Covid-19 in SA: Life is not going to be what it once was, says Prof Karim

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Professor Salim Abdool Karim.
Professor Salim Abdool Karim.
Rajesh Jantilal, AFP

The day South Africa recorded its first positive Covid-19 case on 5 March was a day that altered our way of life drastically, and South Africans will not be able to return to their normal way of doing things, says the chief epidemiologist at the centre of the country's Covid-19 fight. 

Professor Salim Abdool Karim, an epidemiologist and infectious disease specialist working with the government in the fight against the coronavirus, has some sobering news: There will be no return to normal.

Covid-19 has drastically altered the way we live now, and it will continue to do so in the future as people become more aware of the everyday preventative measures they need to take.

Watch Karim's full Q&A with News24 here

Harsh truth

Speaking to News24, Karim shared this harsh truth.

"I am sorry to say that life is not going to be what it was like before. Our lives have changed since 5 March when we saw that first case. [Before] then, it was somebody else's problem.

"Our lives, when we go back after this lockdown, are simply not going to be the same," he said. 

"When you go into a business meeting, you will not go and sit right next to the person that you are meeting with. You will automatically now want to keep some kind of distance.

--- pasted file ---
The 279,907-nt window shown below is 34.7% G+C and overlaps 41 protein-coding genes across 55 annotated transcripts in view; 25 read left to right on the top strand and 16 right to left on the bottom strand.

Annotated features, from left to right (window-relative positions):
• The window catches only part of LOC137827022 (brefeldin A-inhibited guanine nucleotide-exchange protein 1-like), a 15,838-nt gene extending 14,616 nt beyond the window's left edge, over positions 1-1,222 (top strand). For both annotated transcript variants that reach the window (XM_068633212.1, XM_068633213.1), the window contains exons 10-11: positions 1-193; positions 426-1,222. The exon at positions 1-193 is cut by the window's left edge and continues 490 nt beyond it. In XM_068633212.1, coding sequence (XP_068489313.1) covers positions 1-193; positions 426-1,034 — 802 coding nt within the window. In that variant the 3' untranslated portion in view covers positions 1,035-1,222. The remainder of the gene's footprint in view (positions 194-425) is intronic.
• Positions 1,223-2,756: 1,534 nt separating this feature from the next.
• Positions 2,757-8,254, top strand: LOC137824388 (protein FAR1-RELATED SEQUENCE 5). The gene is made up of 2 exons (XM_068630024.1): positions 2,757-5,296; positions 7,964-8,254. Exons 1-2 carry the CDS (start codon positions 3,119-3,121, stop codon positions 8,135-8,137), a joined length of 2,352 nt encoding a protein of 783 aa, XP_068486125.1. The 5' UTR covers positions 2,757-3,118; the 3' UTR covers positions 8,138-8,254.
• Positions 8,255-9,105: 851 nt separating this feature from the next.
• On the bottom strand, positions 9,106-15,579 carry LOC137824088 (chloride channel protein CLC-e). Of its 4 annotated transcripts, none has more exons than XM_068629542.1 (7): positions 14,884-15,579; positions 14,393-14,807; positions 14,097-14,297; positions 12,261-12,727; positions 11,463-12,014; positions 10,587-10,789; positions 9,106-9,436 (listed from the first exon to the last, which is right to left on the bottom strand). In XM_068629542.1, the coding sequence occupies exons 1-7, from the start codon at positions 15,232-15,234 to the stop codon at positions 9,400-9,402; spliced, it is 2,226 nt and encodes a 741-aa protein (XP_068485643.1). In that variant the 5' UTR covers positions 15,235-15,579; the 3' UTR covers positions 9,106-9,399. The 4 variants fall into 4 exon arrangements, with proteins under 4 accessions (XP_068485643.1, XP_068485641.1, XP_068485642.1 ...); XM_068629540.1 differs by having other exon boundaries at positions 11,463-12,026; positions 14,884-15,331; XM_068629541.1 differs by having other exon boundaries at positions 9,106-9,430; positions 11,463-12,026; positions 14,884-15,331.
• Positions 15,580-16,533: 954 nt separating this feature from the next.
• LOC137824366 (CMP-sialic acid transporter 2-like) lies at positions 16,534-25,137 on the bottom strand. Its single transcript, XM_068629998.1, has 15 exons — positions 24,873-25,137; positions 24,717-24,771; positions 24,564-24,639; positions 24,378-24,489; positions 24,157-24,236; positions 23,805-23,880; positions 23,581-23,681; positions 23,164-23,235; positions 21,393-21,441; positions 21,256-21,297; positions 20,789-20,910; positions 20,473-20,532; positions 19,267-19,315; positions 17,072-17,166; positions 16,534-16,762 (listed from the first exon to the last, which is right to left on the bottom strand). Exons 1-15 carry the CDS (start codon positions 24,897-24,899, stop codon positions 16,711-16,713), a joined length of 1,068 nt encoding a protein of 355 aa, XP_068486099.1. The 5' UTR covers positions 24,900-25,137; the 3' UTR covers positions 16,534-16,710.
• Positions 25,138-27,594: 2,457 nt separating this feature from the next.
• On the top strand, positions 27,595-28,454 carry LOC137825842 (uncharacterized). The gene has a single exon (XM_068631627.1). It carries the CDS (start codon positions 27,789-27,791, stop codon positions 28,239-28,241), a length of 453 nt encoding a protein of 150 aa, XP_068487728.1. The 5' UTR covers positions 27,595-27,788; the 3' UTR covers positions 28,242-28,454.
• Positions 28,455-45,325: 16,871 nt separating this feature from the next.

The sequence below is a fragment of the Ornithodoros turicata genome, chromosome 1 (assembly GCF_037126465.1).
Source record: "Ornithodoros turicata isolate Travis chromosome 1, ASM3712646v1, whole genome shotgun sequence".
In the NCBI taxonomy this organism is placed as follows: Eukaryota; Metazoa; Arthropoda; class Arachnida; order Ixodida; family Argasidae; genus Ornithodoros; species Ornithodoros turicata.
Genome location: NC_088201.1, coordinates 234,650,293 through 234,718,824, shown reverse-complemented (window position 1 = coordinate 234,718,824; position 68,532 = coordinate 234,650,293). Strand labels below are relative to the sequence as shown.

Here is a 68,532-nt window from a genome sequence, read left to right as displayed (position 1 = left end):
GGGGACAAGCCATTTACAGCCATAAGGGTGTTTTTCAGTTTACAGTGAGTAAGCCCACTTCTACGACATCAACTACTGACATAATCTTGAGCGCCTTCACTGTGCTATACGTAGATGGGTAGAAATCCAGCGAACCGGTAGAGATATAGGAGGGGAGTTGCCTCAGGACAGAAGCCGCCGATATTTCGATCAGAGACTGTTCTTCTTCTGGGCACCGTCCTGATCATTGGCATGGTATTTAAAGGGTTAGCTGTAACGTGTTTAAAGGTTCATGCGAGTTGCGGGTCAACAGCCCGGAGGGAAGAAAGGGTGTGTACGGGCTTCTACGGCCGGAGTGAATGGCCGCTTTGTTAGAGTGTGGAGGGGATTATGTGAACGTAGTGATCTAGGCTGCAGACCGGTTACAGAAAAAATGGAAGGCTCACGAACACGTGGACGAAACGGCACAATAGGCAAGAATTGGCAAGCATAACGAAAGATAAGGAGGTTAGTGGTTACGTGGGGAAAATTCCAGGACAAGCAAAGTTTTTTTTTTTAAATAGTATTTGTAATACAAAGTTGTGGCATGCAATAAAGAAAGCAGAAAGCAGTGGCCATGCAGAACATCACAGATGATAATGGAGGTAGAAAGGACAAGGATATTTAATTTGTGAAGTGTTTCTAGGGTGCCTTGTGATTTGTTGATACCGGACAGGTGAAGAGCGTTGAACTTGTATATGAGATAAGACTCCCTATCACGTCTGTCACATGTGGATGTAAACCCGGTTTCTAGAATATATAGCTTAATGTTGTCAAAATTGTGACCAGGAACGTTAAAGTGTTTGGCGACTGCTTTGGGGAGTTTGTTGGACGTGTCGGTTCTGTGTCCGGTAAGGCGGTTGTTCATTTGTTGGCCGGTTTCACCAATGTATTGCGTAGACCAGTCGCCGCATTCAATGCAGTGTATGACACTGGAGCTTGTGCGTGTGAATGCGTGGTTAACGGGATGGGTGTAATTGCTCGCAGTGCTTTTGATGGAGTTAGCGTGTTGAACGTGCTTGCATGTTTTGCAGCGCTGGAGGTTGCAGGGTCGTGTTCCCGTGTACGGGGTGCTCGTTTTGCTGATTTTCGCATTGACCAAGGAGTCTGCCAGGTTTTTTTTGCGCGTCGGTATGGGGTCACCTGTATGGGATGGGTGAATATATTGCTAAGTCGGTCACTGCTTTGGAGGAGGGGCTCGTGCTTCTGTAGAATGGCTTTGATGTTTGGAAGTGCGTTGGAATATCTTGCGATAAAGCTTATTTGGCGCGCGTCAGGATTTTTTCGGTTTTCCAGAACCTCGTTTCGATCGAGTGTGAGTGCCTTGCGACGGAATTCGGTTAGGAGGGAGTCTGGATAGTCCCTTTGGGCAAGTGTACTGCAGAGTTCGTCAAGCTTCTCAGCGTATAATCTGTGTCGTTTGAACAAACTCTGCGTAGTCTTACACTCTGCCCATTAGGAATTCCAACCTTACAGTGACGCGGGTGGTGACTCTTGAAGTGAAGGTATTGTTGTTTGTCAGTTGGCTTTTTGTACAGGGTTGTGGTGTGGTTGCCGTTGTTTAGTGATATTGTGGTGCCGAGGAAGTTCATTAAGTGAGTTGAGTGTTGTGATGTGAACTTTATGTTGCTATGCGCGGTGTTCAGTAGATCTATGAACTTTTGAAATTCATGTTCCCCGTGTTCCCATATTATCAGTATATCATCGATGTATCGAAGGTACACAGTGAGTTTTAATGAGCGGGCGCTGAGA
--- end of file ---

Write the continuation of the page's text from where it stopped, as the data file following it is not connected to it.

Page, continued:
"You will not be shaking hands with the person you are meeting with because you will be deeply concerned that you do not want to be part of spreading this virus."

New environment

Globally, people will need to learn how to live in this new environment, which will be riddled with challenges.

"We are going to have to learn to live in a way where we will lose that soft touch that comes from being close to those we love, those we care about, because in order to protect them we are going to have to keep some distance,” Karim said.

Karim said there will be many other issues that South Africans and the rest world will need to deal with, including medical challenges, mental health challenges and economic challenges.

"Life is not going to be the same, in any shape or form, than what it was when we woke up on the morning of 5 March." 


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